This is a fairly common example of UnityConfig. There are many flavors of the same thing but it's generally a static class with a simple accessor to get the IoC container out configured the way you like - however you do it, thats the end goal. While it should only be called during startup, this isn't inherently threadsafe but we do have a small boolean check to prevent duplicate initialization calls. So we are finished here when we have wired up any dependencies that are needed by our Fire-and-Forget services. In our example, we definitely need an instance of IDataSource and ILogger.

Remember though that if you are distributed processing (i.e. one service generates work, one service processes work) you will need to make sure the work scheduler AND the work processor will have all the needed dependencies referenced to the projects. The work processor is the context of this guide, its dependencies need to be wired up in Unity or it will bomb out at runtime.

During Initialize, we are registering specific instances of objects to the IoC container. One is wired to the type DataSource and keyword string "TargetDatabase" whenever IDataSource is resolved, the other based on type Logger and will resolve to the instance of Logger for every ILogger resolution. This is an example of manual registration. It is not the only way of registering objects for the Unity IoC container.


Up Next

Now that we have a way to get the IoC container wired up and returnable, next we need to know how to integrate this IoC container with HangFire.

UnityJobActivator.cs and UnityScope.cs

public class UnityJobActivator : JobActivator
{
    private readonly IUnityContainer _container;

    public UnityJobActivator(IUnityContainer container)
    {
        _container = container ?? throw new ArgumentNullException(nameof(container));
    }

    public override object ActivateJob(Type jobType)
    {
        return _container.Resolve(jobType);
    }

    public override JobActivatorScope BeginScope(JobActivatorContext context)
    {
        return new UnityScope(_container.CreateChildContainer());
    }
}

public class UnityScope : JobActivatorScope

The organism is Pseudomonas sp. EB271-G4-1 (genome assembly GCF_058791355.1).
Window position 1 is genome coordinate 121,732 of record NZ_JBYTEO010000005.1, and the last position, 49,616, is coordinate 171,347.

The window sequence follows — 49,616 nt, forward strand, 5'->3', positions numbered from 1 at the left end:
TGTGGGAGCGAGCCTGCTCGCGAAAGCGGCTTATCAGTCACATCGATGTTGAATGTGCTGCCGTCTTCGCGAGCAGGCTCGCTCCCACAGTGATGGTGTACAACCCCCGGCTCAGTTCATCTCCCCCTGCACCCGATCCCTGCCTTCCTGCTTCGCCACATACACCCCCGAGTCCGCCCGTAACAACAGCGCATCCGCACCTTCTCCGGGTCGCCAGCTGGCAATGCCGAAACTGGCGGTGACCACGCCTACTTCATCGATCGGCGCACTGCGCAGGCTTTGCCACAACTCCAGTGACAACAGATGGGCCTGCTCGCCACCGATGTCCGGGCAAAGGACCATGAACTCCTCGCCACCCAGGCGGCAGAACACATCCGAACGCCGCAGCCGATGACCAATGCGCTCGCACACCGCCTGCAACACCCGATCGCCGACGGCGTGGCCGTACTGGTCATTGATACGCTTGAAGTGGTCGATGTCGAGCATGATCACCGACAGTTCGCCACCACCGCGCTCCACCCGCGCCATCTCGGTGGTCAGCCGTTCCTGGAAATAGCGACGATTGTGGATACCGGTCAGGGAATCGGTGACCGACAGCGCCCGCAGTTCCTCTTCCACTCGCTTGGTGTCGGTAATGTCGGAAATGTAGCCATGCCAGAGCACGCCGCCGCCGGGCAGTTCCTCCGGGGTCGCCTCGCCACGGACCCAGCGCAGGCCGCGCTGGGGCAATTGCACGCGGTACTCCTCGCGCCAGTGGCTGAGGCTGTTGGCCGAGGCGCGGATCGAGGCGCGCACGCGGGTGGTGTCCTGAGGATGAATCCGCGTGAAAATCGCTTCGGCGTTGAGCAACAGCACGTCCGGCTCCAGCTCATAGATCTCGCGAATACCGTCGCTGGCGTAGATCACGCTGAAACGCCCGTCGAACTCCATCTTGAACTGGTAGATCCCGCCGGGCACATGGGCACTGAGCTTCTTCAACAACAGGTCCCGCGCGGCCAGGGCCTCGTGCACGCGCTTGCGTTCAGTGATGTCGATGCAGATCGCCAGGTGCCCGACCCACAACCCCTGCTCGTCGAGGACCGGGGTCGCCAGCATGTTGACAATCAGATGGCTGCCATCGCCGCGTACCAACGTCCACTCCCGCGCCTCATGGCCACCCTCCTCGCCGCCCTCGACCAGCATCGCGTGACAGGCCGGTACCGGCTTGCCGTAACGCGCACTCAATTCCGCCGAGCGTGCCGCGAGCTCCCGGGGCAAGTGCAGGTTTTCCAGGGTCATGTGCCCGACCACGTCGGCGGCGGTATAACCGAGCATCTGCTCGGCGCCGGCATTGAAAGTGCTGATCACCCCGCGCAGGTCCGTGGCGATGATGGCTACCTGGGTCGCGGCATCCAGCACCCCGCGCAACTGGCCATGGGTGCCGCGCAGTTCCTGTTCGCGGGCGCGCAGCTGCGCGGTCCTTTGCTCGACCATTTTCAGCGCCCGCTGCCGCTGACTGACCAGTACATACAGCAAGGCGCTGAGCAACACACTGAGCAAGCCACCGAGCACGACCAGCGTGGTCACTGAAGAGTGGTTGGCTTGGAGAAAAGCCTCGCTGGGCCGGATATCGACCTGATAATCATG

{
    private static IUnityContainer _container;

    public UnityScope(IUnityContainer container)
    {
        _container = container;
    }

    public override object Resolve(Type type)
    {
        return _container.Resolve(type);
    }

    public override void DisposeScope()
    {
        _container.Dispose();
    }
}

UnityJobActivator.cs & UnityScope.cs Breakdown

This is simply a necessary class that inherits from JobActivator (HangFire) that allows us to integrate Unity and HangFire. It will wire up the resolve type mechanisms in HangFire from our Unity IoC container as the source. UnityScope.cs is more of the same but for scopes. Nothing really to see here.

Up Next

With the Service written, Unity configured, and Unity wired up to the HangFire JobActivator, now we have to create the JobActivator on startup.

Setup

    // In Your OnStart / Startup / AppBuilder Section

    // Call this before you initialize a new BackgroundJobServer()
    JobActivator.Current = new UnityJobActivator(
        UnityConfig.InitializeUnityContainer(
            TargetDatabaseConnectionString));

    _backgroundJobServer = new BackgroundJobServer();

Setup Breakdown

This portion of the setup could be placed anwyere, so before you call new BackgroundJobServer(), you want to set the UnityJobActivator to the global JobActivator.Current instance. Here we demonstrate what that sample code might look like.

Summary

That leaves us with a pretty close to a fully functioning IoC container and HangFire wire-up example.

Extra Sources

HangFire.io - Passing Dependencies
HangFire.io - Using IoC Containers
HangFire.io - IoC Container NuGets